I drive by this store in Tuscumbia, Alabama, at least twice a day. It’s a discount/closeout/salvage type of retailer that has all sorts of bargains to browse through. Plus, since it’s gotten warmer, the owners have put this patio furniture outside in an fenced-in area right beside the highway. For weeks as I’ve driven past, I’ve glanced over and thought to myself, “Oh, that’s so nice that they’ve put signs on their furniture warning folks that it’s ‘hot wood’ so they don’t touch it or sit down and maybe hurt themselves.” Yeah, I know, I know — but how else to explain signs that say “Hot Wood”? I suddenly one day realized, of course, that the signs actually say “Not Wood” instead of “Hot Wood” and are advertising furniture made out of sturdy wood-like plastic. Sort of reminds me of the sign in Huntsville, Alabama, that I mistook for a neighborly invitation to “Drink Locally” when I was really being asked to “Bank Locally” — although I’m a big fan of both. But surely your first thought when you saw the furniture photo was “Hot,” too. Right? Please??? A little help here??? And in more drive-by double-takes, my Dear Husband was the one who first spotted this John Deere tractor parked in the car lot of a dealership in Muscle Shoals, Alabama. “You’ve got to go take a picture of it,” he said. “I’ve never seen a tractor for sale at a car dealership.” So I checked it out, and he was right: The sight of a farm tractor parked in the midst of mini-vans for sale is a bit jarring. I mean, did somebody trade the tractor for a car? Would people wandering through the lot looking at the latest sedan models suddenly decide they wanted a tractor instead? Or maybe are tractors now the new family vehicle and we’re at the beginning of a surprising new trend? I’ll keep you posted. In any case, I love living someplace where cars and tractors happily co-exist.
Tag Archives: tractors
John Deere and Fish
My dad — my parents live in Manchester, Tennessee — is retired from John Deere, but that’s only given him more time with tractors, not less. He and my mom are serious antiques collectors, and while she heads for the linens and Depression glass, he can spot a rare tractor part or tool from a mile away. Also: Actual tractors. At least the wrenches and oil cans and other portable items he collects are easier to store and organize. He does a great job of documentation and has an impressive library of tractor advertisements, manuals, giveaways and other tractor-related paper goods. He even led a workshop on “Industrial John Deere: In the Beginning” at the recent Gathering of the Green conference in Davenport, Iowa. My dad also likes fish. Not to catch or to eat, but to stock the pond at his tree farm/nursery. The fish eat the algae and pretty much keep the ecological system going strong, although I think my dad likes to talk to them them while he’s mowing. Just as long as they don’t talk back …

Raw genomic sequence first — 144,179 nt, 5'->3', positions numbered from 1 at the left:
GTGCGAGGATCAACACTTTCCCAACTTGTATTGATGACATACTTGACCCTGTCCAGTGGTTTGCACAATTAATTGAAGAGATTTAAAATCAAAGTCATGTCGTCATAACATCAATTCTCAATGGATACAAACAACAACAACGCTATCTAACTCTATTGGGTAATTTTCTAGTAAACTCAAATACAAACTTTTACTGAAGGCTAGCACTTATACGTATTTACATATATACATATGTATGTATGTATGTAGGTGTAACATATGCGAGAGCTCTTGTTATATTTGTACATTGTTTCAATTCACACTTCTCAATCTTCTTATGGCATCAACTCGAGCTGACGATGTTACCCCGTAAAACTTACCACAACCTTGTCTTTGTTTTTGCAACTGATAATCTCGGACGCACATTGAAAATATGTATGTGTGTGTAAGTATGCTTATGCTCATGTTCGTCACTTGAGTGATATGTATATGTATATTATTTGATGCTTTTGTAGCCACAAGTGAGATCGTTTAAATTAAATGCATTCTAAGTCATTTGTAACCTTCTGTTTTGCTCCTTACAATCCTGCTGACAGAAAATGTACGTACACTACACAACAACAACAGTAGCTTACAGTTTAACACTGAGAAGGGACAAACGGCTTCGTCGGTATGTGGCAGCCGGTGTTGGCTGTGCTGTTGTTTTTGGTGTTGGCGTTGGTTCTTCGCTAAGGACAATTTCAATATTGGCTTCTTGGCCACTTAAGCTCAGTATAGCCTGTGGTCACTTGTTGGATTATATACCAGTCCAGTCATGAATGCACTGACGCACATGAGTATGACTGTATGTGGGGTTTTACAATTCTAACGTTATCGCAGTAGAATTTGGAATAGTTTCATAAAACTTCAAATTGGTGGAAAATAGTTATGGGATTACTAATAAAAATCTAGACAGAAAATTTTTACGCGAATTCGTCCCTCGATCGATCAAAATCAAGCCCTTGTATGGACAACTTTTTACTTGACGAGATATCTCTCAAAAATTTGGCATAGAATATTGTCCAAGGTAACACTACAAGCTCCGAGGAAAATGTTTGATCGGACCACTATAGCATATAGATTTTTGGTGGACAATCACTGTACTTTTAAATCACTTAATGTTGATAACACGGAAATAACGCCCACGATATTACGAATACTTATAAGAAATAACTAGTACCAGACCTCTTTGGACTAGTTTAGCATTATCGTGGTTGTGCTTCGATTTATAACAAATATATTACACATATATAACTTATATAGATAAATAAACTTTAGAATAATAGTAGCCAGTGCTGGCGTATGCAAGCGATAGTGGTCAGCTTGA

I know y’all think I’m a chic and urban big-city sophisticate — isn’t that right???!!! — but the truth is that I’m just a country girl at heart. Okay, that’s a lie, too. I did not grow up anywhere near a farm, except when I went to visit my friend Debbie out in Beechgrove, Tennessee. But my dad has a nursery and tree farm and I love going out there, so I figure that’s close. The Ponderosa Tree Farm is just a couple miles or so from my parents’ house in Manchester, Tennessee. My dad grows and sells pines, hollies and burning bush — and has loads of fun. Well, again, that may not always be true — in the right-hand photo above, he’s trying to pull a mower out of the mud. I did not take photos of the resultant tractor pull, when the back wheel of the tractor reared up what looked to be several feet in the air and I was running through the calculations in my mind of how soon after the tractor flipped over could I call 911 and somebody would be out here or would I have to rescue my dad myself which I would, of course, although it would mean ruining my shoes in the ankle-deep mud but he’s my dad, for gosh’s sake. Luckily, everything turned out OK, although he did admit that perhaps he shouldn’t have been mowing in ankle-deep mud to start with. Farmers!